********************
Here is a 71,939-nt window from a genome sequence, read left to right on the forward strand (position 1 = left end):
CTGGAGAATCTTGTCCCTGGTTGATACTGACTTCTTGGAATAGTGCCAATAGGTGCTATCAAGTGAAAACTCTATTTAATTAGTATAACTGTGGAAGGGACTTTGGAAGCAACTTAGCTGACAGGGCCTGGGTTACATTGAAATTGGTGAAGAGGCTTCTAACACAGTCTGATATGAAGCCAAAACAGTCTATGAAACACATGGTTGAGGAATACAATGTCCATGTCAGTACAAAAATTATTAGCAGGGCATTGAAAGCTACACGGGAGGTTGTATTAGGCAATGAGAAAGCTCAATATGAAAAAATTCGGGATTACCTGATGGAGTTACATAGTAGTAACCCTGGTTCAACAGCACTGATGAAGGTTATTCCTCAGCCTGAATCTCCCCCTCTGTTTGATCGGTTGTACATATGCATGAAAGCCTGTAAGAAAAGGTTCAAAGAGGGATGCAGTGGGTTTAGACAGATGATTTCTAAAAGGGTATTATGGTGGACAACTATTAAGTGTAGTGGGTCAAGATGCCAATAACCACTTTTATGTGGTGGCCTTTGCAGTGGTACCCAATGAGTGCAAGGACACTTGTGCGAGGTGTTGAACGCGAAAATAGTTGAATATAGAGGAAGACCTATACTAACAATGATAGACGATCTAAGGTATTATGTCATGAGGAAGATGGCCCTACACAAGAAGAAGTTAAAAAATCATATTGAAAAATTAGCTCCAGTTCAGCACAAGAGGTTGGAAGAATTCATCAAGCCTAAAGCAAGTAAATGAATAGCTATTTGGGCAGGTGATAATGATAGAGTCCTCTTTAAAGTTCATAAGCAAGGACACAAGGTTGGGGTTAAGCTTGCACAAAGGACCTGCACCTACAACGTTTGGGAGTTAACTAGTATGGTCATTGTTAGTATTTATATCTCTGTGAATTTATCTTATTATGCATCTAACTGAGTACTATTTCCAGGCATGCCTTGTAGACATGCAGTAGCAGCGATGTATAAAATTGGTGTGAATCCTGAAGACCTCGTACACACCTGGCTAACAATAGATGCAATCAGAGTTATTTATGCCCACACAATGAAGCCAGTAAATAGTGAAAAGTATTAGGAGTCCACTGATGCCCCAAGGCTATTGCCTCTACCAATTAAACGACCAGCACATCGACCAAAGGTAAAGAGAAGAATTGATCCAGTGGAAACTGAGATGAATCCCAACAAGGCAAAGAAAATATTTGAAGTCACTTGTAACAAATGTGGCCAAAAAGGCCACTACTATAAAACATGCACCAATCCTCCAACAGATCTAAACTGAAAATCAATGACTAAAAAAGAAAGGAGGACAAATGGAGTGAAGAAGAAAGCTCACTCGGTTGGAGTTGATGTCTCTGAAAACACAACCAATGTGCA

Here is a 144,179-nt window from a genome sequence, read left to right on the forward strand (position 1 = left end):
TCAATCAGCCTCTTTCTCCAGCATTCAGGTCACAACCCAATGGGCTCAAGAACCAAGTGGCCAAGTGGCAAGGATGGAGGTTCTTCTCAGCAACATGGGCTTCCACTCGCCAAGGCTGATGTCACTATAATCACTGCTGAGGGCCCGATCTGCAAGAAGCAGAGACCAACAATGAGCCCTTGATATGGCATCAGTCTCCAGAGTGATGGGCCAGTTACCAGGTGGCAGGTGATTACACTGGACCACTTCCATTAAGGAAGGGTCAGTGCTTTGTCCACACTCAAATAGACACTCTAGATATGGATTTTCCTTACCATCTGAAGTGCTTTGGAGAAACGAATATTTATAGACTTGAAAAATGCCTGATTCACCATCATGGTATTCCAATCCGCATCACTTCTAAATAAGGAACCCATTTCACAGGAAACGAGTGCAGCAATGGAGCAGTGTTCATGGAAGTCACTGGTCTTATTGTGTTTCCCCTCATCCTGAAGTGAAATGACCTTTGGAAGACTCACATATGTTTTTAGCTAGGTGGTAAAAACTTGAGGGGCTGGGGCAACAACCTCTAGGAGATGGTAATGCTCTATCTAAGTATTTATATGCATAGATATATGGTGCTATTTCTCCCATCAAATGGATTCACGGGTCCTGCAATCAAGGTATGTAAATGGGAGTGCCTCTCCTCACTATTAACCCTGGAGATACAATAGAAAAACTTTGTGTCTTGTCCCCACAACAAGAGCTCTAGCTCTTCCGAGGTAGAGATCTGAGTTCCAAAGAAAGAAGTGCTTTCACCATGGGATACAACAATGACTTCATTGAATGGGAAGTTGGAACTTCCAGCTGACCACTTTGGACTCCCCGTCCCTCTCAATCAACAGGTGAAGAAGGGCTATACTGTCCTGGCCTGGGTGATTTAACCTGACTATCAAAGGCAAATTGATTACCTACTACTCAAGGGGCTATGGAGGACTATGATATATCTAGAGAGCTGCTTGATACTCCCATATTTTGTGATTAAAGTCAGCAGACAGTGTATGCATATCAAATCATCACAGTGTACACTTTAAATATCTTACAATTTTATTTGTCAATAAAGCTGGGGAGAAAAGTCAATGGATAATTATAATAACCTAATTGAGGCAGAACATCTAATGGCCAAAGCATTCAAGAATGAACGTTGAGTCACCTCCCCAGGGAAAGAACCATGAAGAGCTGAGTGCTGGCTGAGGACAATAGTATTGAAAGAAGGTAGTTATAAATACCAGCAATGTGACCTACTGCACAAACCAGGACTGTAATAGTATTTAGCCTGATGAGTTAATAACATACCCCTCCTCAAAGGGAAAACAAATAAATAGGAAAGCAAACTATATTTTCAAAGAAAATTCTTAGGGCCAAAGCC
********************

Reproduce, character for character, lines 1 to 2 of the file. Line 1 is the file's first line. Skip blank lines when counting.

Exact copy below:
Here is a 71,939-nt window from a genome sequence, read left to right on the forward strand (position 1 = left end):
CTGGAGAATCTTGTCCCTGGTTGATACTGACTTCTTGGAATAGTGCCAATAGGTGCTATCAAGTGAAAACTCTATTTAATTAGTATAACTGTGGAAGGGACTTTGGAAGCAACTTAGCTGACAGGGCCTGGGTTACATTGAAATTGGTGAAGAGGCTTCTAACACAGTCTGATATGAAGCCAAAACAGTCTATGAAACACATGGTTGAGGAATACAATGTCCATGTCAGTACAAAAATTATTAGCAGGGCATTGAAAGCTACACGGGAGGTTGTATTAGGCAATGAGAAAGCTCAATATGAAAAAATTCGGGATTACCTGATGGAGTTACATAGTAGTAACCCTGGTTCAACAGCACTGATGAAGGTTATTCCTCAGCCTGAATCTCCCCCTCTGTTTGATCGGTTGTACATATGCATGAAAGCCTGTAAGAAAAGGTTCAAAGAGGGATGCAGTGGGTTTAGACAGATGATTTCTAAAAGGGTATTATGGTGGACAACTATTAAGTGTAGTGGGTCAAGATGCCAATAACCACTTTTATGTGGTGGCCTTTGCAGTGGTACCCAATGAGTGCAAGGACACTTGTGCGAGGTGTTGAACGCGAAAATAGTTGAATATAGAGGAAGACCTATACTAACAATGATAGACGATCTAAGGTATTATGTCATGAGGAAGATGGCCCTACACAAGAAGAAGTTAAAAAATCATATTGAAAAATTAGCTCCAGTTCAGCACAAGAGGTTGGAAGAATTCATCAAGCCTAAAGCAAGTAAATGAATAGCTATTTGGGCAGGTGATAATGATAGAGTCCTCTTTAAAGTTCATAAGCAAGGACACAAGGTTGGGGTTAAGCTTGCACAAAGGACCTGCACCTACAACGTTTGGGAGTTAACTAGTATGGTCATTGTTAGTATTTATATCTCTGTGAATTTATCTTATTATGCATCTAACTGAGTACTATTTCCAGGCATGCCTTGTAGACATGCAGTAGCAGCGATGTATAAAATTGGTGTGAATCCTGAAGACCTCGTACACACCTGGCTAACAATAGATGCAATCAGAGTTATTTATGCCCACACAATGAAGCCAGTAAATAGTGAAAAGTATTAGGAGTCCACTGATGCCCCAAGGCTATTGCCTCTACCAATTAAACGACCAGCACATCGACCAAAGGTAAAGAGAAGAATTGATCCAGTGGAAACTGAGATGAATCCCAACAAGGCAAAGAAAATATTTGAAGTCACTTGTAACAAATGTGGCCAAAAAGGCCACTACTATAAAACATGCACCAATCCTCCAACAGATCTAAACTGAAAATCAATGACTAAAAAAGAAAGGAGGACAAATGGAGTGAAGAAGAAAGCTCACTCGGTTGGAGTTGATGTCTCTGAAAACACAACCAATGTGCA